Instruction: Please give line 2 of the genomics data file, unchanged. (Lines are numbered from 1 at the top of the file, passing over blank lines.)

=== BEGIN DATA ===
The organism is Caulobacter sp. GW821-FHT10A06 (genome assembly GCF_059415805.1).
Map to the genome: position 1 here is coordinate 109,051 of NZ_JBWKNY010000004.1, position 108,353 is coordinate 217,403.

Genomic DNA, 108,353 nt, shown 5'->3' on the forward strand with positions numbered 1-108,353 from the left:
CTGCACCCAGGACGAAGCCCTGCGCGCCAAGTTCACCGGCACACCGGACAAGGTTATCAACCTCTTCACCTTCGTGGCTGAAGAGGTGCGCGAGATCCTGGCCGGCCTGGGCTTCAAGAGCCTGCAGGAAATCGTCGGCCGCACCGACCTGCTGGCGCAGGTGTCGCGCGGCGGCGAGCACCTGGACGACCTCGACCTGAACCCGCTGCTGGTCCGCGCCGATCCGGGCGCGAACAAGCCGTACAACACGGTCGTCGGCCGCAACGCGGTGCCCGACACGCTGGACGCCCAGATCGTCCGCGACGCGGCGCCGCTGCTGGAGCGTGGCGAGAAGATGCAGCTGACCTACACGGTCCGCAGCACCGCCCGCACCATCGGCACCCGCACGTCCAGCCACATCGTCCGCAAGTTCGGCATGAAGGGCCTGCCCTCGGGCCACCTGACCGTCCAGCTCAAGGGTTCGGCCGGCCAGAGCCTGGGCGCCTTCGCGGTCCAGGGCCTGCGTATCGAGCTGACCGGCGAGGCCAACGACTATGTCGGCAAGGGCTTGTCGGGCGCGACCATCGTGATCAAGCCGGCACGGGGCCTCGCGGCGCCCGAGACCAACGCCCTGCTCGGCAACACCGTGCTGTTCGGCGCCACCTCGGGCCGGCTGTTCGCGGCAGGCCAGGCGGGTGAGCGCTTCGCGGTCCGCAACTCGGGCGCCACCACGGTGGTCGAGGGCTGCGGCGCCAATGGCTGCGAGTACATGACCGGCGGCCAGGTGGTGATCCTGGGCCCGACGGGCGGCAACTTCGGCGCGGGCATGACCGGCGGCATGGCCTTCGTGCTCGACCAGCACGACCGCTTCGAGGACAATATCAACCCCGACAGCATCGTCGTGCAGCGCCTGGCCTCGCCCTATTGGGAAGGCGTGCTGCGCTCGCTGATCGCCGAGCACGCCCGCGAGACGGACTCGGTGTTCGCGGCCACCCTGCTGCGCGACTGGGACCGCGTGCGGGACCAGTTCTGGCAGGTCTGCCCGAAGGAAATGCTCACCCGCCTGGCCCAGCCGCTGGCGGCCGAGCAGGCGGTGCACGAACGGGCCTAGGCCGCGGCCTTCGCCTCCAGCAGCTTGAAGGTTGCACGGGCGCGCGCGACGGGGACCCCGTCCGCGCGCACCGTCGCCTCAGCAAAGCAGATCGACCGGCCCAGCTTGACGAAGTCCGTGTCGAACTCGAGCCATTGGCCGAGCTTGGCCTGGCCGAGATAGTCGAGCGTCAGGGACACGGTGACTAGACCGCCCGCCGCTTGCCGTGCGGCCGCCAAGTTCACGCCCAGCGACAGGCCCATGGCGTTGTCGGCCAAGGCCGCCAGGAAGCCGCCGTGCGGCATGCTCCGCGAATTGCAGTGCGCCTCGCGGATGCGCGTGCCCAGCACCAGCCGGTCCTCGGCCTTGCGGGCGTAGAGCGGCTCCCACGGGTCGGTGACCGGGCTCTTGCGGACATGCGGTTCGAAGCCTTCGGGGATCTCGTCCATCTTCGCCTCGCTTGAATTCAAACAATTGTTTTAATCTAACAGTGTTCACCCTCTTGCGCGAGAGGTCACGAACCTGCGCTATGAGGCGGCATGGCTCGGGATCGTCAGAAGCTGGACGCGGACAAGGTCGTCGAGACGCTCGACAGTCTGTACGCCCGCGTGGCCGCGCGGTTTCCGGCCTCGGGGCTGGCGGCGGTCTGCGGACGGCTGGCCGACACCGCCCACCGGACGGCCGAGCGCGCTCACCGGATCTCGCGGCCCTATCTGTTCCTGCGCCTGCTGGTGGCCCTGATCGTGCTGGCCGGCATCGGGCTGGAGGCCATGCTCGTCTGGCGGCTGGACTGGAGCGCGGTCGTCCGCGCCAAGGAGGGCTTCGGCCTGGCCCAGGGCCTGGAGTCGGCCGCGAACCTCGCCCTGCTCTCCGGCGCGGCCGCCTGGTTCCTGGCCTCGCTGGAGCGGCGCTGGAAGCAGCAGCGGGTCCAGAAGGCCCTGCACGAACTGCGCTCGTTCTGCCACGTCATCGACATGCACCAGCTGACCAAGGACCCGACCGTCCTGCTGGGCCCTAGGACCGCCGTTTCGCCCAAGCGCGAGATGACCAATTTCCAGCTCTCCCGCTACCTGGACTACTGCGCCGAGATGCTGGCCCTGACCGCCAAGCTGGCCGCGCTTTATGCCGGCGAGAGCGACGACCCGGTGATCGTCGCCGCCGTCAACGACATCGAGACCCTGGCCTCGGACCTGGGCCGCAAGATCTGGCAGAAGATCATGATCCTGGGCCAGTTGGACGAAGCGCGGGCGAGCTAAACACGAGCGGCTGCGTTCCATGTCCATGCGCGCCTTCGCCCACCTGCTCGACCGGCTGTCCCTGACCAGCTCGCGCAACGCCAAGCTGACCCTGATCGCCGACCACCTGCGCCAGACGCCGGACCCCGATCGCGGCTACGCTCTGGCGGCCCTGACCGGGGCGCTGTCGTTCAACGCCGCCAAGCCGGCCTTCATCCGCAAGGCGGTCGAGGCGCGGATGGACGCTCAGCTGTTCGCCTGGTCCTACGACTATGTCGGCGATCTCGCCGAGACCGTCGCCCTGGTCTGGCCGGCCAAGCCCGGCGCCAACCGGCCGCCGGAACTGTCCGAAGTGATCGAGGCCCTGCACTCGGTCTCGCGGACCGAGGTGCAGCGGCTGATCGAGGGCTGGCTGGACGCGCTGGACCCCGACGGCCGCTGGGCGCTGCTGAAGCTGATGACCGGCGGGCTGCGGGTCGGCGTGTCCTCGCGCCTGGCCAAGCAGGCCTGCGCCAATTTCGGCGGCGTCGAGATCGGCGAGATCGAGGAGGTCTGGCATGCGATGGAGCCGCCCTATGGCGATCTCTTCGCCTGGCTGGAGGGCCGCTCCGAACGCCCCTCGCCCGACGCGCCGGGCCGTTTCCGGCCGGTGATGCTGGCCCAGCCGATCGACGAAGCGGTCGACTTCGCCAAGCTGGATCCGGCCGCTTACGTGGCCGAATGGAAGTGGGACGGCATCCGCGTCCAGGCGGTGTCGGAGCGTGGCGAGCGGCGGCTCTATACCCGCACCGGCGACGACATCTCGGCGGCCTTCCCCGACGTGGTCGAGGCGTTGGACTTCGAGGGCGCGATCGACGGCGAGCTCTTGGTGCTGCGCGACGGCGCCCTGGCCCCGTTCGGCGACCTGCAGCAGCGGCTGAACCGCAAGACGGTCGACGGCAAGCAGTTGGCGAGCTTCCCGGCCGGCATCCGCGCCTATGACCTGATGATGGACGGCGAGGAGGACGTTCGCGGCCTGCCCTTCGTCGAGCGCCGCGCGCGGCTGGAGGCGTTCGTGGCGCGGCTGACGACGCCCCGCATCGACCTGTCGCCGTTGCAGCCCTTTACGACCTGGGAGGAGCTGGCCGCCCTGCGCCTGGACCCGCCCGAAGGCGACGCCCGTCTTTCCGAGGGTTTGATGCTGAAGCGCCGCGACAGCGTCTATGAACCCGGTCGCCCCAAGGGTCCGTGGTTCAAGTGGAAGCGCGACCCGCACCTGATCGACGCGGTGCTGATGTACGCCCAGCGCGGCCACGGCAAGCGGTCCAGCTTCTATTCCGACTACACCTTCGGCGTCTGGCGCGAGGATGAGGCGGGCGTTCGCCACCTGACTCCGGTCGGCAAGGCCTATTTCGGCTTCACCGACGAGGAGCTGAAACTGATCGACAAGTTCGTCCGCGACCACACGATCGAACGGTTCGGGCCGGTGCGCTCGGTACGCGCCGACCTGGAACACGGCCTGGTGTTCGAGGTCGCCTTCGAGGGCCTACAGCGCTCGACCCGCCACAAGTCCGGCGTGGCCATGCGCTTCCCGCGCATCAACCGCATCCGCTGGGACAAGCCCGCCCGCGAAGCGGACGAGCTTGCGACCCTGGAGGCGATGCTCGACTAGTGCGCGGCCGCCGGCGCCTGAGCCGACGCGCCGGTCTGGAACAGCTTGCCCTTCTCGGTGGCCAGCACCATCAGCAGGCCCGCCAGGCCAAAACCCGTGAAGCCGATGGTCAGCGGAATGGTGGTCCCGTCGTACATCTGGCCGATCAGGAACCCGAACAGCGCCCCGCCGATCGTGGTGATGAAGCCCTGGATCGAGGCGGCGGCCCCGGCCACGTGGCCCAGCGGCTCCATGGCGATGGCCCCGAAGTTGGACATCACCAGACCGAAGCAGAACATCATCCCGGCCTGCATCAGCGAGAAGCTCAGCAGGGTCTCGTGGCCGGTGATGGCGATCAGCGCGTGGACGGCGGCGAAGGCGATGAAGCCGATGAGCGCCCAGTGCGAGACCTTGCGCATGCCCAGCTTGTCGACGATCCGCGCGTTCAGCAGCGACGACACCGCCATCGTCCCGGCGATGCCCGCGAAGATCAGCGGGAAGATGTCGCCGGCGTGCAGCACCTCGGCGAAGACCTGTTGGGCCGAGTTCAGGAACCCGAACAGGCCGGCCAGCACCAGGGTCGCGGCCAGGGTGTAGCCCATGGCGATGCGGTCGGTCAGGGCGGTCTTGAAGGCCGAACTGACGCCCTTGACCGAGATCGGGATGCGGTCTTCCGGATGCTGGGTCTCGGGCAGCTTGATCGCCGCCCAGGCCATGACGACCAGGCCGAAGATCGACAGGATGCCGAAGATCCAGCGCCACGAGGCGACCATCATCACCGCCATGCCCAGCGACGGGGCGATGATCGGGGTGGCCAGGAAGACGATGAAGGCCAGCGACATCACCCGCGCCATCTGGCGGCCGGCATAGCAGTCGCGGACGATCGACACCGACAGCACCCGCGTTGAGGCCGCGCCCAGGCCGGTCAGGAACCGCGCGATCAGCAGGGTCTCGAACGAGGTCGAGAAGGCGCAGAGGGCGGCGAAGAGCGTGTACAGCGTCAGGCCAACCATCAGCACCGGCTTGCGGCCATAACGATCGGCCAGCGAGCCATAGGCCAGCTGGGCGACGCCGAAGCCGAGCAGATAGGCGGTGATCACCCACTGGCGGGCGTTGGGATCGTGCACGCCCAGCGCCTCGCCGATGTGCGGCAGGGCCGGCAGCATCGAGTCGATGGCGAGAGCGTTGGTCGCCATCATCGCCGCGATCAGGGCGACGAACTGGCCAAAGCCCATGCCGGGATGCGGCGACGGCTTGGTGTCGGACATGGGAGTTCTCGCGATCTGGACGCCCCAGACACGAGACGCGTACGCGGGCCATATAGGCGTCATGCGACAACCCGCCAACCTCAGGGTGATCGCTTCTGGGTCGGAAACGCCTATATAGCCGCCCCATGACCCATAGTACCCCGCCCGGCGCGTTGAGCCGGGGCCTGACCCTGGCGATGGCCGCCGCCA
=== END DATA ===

Map to the genome: position 1 here is coordinate 109,051 of NZ_JBWKNY010000004.1, position 108,353 is coordinate 217,403.